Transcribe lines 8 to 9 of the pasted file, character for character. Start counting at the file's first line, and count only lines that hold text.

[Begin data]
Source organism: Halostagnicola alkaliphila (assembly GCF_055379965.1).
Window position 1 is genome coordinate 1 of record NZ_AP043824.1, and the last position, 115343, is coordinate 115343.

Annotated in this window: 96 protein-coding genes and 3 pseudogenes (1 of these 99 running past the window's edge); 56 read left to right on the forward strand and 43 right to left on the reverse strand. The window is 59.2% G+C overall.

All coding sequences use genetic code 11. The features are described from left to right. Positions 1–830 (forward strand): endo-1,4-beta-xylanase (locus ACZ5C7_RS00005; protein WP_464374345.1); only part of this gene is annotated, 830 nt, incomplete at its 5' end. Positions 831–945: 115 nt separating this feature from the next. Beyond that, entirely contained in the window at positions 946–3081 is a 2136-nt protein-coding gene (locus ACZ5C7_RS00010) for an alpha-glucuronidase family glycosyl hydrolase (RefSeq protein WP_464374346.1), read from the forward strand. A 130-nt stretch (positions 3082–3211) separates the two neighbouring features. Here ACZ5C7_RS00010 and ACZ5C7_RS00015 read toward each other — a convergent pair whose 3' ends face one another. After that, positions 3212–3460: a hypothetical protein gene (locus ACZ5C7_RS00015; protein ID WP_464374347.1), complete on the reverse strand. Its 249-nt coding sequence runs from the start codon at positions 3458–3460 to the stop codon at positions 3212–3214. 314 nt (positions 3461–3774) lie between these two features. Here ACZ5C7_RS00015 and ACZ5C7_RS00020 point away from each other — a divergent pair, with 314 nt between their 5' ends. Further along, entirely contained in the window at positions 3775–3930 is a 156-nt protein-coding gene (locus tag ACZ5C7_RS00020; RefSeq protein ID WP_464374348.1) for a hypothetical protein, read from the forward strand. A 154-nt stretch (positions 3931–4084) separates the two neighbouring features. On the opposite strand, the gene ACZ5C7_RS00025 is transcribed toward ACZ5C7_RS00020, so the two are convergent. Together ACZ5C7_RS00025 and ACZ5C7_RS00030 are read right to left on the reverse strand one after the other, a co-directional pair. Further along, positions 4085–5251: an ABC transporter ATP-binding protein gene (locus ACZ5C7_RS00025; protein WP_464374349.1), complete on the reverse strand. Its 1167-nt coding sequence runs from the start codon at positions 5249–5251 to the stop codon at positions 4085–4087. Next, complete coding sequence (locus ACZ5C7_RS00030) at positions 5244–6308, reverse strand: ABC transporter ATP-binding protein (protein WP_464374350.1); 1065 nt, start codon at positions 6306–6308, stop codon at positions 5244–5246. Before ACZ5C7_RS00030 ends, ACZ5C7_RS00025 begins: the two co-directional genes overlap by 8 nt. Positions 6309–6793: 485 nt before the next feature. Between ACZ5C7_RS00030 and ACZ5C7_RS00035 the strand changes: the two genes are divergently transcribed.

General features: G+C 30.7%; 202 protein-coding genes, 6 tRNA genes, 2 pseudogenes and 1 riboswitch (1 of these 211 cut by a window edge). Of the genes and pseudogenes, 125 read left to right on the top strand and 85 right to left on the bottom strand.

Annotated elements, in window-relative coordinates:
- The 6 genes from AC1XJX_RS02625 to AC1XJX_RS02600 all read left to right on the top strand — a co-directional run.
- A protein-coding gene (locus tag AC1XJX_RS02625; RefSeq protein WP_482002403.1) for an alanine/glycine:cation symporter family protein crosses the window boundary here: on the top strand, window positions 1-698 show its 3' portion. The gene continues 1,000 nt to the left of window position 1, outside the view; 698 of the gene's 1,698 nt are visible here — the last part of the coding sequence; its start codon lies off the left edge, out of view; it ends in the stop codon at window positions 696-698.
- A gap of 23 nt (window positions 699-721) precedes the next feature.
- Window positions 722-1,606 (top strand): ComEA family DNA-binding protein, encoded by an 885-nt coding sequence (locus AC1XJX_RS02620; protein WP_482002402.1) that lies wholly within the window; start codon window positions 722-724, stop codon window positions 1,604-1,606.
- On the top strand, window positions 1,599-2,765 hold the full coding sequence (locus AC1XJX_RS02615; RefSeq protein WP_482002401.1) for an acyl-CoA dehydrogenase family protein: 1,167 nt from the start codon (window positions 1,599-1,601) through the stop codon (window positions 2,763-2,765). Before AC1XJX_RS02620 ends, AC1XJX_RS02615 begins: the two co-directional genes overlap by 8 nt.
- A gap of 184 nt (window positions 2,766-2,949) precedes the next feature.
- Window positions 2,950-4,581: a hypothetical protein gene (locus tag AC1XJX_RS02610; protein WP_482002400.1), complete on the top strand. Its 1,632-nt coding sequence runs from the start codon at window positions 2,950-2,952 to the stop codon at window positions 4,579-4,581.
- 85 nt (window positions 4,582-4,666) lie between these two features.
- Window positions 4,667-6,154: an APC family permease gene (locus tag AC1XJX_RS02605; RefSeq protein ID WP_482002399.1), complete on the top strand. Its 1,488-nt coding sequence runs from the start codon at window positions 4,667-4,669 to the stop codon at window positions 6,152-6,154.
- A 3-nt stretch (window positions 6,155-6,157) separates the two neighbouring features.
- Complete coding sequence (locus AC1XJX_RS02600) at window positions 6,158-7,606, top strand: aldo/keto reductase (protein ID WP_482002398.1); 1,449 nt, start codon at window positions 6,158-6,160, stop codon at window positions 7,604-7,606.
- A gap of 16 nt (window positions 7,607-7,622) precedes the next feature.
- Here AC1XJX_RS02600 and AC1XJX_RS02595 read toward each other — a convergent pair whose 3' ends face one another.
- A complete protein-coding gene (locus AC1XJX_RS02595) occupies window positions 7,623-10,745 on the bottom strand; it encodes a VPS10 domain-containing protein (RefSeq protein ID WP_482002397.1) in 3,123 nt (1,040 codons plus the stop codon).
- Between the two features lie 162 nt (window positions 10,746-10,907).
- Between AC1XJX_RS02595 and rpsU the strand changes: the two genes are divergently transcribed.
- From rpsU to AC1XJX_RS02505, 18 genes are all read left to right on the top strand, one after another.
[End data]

- A protein-coding gene (locus tag AC1XJX_RS02625; RefSeq protein WP_482002403.1) for an alanine/glycine:cation symporter family protein crosses the window boundary here: on the top strand, window positions 1-698 show its 3' portion. The gene continues 1,000 nt to the left of window position 1, outside the view; 698 of the gene's 1,698 nt are visible here — the last part of the coding sequence; its start codon lies off the left edge, out of view; it ends in the stop codon at window positions 696-698.
- A gap of 23 nt (window positions 699-721) precedes the next feature.